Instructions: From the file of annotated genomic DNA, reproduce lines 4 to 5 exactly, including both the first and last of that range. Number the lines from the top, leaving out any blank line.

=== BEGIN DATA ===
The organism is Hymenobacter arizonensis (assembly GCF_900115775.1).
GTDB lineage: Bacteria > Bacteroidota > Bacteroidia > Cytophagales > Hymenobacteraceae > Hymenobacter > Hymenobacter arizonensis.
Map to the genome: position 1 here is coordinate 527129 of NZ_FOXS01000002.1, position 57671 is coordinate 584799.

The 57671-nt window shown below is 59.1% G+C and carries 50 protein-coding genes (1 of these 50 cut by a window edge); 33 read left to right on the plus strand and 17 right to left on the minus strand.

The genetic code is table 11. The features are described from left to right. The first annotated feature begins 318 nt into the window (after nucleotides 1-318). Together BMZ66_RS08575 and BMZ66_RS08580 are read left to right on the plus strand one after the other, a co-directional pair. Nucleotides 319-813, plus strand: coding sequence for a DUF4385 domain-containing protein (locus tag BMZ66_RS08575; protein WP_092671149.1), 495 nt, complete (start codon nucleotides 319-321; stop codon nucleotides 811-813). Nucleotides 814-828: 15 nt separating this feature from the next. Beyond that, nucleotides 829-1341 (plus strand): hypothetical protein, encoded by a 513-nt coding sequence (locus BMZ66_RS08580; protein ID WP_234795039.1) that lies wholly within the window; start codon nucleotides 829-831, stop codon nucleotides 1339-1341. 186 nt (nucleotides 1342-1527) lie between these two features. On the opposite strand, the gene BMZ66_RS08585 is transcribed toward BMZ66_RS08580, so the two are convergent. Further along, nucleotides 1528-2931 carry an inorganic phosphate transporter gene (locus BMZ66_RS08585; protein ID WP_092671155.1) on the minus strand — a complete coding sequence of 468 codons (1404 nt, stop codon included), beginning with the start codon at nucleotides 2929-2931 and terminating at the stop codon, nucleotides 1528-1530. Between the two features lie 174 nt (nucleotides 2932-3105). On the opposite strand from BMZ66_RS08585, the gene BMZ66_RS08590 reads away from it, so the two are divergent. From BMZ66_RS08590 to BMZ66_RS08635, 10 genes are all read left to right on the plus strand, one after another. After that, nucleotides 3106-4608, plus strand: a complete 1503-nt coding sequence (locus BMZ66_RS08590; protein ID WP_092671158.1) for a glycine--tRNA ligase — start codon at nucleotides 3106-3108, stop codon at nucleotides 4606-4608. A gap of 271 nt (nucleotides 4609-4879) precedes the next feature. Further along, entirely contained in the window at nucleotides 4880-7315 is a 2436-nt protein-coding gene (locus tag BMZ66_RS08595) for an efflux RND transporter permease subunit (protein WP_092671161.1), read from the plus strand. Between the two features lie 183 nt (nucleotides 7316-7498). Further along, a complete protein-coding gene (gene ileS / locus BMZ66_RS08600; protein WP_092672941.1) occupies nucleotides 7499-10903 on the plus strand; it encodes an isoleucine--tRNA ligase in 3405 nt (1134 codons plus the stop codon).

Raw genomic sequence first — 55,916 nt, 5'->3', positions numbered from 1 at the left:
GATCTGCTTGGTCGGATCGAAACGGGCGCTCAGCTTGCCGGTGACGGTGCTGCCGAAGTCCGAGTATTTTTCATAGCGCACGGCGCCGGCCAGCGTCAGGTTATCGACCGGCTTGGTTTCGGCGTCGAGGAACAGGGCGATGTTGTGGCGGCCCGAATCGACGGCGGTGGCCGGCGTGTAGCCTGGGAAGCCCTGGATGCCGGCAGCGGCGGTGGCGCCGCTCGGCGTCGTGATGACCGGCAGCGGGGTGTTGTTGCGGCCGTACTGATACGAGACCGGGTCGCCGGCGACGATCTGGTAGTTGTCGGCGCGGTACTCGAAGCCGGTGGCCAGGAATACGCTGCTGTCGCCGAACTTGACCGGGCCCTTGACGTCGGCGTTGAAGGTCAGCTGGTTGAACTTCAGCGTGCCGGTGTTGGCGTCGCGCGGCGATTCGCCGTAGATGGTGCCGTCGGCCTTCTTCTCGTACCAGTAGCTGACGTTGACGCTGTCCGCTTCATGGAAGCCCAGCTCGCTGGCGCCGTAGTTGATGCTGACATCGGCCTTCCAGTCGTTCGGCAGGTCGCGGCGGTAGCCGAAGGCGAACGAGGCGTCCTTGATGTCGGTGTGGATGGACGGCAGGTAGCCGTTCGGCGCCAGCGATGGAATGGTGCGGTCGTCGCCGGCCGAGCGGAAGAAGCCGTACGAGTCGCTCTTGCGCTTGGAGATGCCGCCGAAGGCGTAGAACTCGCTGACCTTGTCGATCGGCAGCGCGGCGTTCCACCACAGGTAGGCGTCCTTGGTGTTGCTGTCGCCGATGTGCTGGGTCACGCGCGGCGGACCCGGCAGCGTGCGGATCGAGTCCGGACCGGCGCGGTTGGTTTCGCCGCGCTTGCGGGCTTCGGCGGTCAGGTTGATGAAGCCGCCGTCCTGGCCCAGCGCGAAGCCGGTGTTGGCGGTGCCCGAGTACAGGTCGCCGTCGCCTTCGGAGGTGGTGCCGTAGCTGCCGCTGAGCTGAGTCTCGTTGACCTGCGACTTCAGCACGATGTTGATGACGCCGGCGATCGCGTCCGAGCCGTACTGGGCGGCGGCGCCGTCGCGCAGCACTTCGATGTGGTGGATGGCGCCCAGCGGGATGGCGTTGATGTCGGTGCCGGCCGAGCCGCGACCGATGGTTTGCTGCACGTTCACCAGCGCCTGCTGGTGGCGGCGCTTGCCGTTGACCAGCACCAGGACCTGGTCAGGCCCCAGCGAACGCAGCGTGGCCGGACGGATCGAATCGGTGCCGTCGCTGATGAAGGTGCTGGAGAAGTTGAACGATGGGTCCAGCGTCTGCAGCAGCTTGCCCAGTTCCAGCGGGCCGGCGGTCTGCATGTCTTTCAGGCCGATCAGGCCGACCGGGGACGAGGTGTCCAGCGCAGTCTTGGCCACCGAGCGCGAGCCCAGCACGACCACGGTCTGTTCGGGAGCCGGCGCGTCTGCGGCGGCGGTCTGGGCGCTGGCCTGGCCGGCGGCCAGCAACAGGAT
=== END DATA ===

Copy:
The 57671-nt window shown below is 59.1% G+C and carries 50 protein-coding genes (1 of these 50 cut by a window edge); 33 read left to right on the plus strand and 17 right to left on the minus strand.

The genetic code is table 11. The features are described from left to right. The first annotated feature begins 318 nt into the window (after nucleotides 1-318). Together BMZ66_RS08575 and BMZ66_RS08580 are read left to right on the plus strand one after the other, a co-directional pair. Nucleotides 319-813, plus strand: coding sequence for a DUF4385 domain-containing protein (locus tag BMZ66_RS08575; protein WP_092671149.1), 495 nt, complete (start codon nucleotides 319-321; stop codon nucleotides 811-813). Nucleotides 814-828: 15 nt separating this feature from the next. Beyond that, nucleotides 829-1341 (plus strand): hypothetical protein, encoded by a 513-nt coding sequence (locus BMZ66_RS08580; protein ID WP_234795039.1) that lies wholly within the window; start codon nucleotides 829-831, stop codon nucleotides 1339-1341. 186 nt (nucleotides 1342-1527) lie between these two features. On the opposite strand, the gene BMZ66_RS08585 is transcribed toward BMZ66_RS08580, so the two are convergent. Further along, nucleotides 1528-2931 carry an inorganic phosphate transporter gene (locus BMZ66_RS08585; protein ID WP_092671155.1) on the minus strand — a complete coding sequence of 468 codons (1404 nt, stop codon included), beginning with the start codon at nucleotides 2929-2931 and terminating at the stop codon, nucleotides 1528-1530. Between the two features lie 174 nt (nucleotides 2932-3105). On the opposite strand from BMZ66_RS08585, the gene BMZ66_RS08590 reads away from it, so the two are divergent. From BMZ66_RS08590 to BMZ66_RS08635, 10 genes are all read left to right on the plus strand, one after another. After that, nucleotides 3106-4608, plus strand: a complete 1503-nt coding sequence (locus BMZ66_RS08590; protein ID WP_092671158.1) for a glycine--tRNA ligase — start codon at nucleotides 3106-3108, stop codon at nucleotides 4606-4608. A gap of 271 nt (nucleotides 4609-4879) precedes the next feature. Further along, entirely contained in the window at nucleotides 4880-7315 is a 2436-nt protein-coding gene (locus tag BMZ66_RS08595) for an efflux RND transporter permease subunit (protein WP_092671161.1), read from the plus strand. Between the two features lie 183 nt (nucleotides 7316-7498). Further along, a complete protein-coding gene (gene ileS / locus BMZ66_RS08600; protein WP_092672941.1) occupies nucleotides 7499-10903 on the plus strand; it encodes an isoleucine--tRNA ligase in 3405 nt (1134 codons plus the stop codon).